References in classic literature ?
"Well, I declare!" gasped the yellow hen, in amazement; "if the copper man can do half of these things he is a very wonderful machine.
"It is a long sto-ry," replied the copper man; "but I will tell it to you brief-ly.
So she wound up Number Three, and at once the copper man in a somewhat stiff and jerky fashion walked out of the rocky cavern, took off his copper hat and bowed politely, and then kneeled before Dorothy.
They all say she is very pretty, but what's the use of that if she has to sit for ever in the great copper castle with all the towers?
The Princess came out of the copper castle, and became Queen; and that pleased her very much.
When I had taken leave of the pretty gentle dark-eyed girl, and of the motherly woman who had not outlived her honest sympathy with a little affair of true love, I felt as if the Old Green Copper Rope-Walk had grown quite a different place.
Bukawai, fearful lest he should lose any recompense, followed Momaya with the intention of persuading her to part with her ornaments of copper and iron against her return with the price of the medicine--to pay, as it were, for an option on his services as one pays a retaining fee to an attorney, for, like an attorney, Bukawai knew the value of his medicine and that it was well to collect as much as possible in advance.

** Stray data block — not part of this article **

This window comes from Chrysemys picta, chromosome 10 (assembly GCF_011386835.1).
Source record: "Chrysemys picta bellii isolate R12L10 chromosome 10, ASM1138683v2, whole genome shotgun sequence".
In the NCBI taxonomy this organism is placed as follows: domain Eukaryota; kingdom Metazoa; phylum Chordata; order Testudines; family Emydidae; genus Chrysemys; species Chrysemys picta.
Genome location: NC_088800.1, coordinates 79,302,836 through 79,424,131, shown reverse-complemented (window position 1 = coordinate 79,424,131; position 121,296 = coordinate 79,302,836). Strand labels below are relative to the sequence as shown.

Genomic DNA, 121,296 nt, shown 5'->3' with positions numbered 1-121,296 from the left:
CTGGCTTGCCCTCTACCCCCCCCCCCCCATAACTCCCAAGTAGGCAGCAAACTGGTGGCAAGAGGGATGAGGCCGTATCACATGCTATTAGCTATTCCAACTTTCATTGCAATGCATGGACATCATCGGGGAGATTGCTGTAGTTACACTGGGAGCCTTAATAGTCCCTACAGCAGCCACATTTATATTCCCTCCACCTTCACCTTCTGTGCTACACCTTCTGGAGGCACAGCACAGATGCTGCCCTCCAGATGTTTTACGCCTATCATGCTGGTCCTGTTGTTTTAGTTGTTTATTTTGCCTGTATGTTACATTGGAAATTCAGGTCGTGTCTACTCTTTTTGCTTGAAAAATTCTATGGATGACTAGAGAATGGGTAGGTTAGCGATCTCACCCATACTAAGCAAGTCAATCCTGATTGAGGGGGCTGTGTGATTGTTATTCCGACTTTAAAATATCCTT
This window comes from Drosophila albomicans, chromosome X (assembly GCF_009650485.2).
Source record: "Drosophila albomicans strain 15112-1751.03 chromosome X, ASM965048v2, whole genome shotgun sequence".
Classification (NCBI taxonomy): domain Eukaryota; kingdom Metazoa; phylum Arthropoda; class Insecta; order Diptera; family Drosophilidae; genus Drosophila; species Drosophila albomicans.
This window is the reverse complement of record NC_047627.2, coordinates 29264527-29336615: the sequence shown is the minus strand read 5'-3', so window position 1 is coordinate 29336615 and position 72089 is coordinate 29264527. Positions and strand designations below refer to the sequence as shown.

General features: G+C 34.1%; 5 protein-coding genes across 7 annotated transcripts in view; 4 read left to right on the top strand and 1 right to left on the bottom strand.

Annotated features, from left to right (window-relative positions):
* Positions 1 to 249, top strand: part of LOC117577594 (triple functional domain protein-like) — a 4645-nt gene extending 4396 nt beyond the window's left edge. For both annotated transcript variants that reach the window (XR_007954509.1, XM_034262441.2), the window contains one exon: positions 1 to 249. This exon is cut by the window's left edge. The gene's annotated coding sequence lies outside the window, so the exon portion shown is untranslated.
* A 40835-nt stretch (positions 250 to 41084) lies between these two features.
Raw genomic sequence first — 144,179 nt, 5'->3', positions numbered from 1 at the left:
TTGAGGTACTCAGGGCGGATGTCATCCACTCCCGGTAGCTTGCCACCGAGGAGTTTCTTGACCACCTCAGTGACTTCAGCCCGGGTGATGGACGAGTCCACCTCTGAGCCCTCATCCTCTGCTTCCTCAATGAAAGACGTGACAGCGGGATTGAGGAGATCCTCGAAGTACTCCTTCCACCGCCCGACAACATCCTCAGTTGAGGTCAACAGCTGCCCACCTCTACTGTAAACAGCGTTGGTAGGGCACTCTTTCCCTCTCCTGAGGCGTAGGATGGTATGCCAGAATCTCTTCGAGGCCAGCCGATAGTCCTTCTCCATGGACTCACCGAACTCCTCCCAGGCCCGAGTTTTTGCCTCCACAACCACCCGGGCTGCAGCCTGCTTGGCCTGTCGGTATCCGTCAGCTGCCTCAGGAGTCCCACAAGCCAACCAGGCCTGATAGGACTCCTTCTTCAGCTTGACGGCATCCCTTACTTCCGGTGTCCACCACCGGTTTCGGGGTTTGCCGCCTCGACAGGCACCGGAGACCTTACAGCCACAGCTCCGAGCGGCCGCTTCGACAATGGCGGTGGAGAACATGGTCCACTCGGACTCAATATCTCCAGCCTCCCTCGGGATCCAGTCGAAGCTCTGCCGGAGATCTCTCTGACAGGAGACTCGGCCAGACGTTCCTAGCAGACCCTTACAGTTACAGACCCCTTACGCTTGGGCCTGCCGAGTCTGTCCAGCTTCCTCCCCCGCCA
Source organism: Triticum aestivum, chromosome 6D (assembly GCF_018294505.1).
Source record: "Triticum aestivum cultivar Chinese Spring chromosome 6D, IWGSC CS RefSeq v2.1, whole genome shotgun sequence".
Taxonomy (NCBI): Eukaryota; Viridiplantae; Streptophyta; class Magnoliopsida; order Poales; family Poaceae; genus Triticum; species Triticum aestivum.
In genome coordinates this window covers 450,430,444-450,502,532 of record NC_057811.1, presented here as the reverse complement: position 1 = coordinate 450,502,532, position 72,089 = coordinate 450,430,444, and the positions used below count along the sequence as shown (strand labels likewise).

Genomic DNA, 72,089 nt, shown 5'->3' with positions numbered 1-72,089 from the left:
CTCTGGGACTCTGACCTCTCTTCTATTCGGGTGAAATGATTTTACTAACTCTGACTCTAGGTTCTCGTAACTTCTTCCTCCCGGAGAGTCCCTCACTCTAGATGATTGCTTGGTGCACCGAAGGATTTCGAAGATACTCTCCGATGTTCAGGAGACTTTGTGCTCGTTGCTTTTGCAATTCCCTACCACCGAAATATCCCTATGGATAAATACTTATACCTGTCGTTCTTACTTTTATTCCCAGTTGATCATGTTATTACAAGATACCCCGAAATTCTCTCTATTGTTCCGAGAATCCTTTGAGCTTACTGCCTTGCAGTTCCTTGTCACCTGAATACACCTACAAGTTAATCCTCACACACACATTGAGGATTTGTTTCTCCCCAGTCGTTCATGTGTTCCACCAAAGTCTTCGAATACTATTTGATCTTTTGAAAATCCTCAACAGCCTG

Bukawai saw them go, and he mumbled through his rotting face, swearing a great oath that he would yet have the three fat goats, the new sleeping mat, and the bit of copper wire.
On the very first day that I was at the Copper Beeches, Mr.
I was standing, rapt in the peaceful beauty of the scene, when I was aware that something was moving under the shadow of the copper beeches.
"We shall be at the Copper Beeches by seven o'clock, my friend and I.
We were as good as our word, for it was just seven when we reached the Copper Beeches, having put up our trap at a wayside public-house.
Since then there has been little trouble with copper wire, except its price.
For several years the brains of the telephone men were focussed upon this problem--how to reduce the expenditure on copper. One uncanny device, which would seem to be a mere inventor's fantasy if it had not already saved the telephone companies four million dollars or more, is known as the "phantom circuit." It enables three messages to run at the same time, where only two ran before.
But the most copper money has been saved --literally tens of millions of dollars--by persuading thin wires to work as efficiently as thick ones.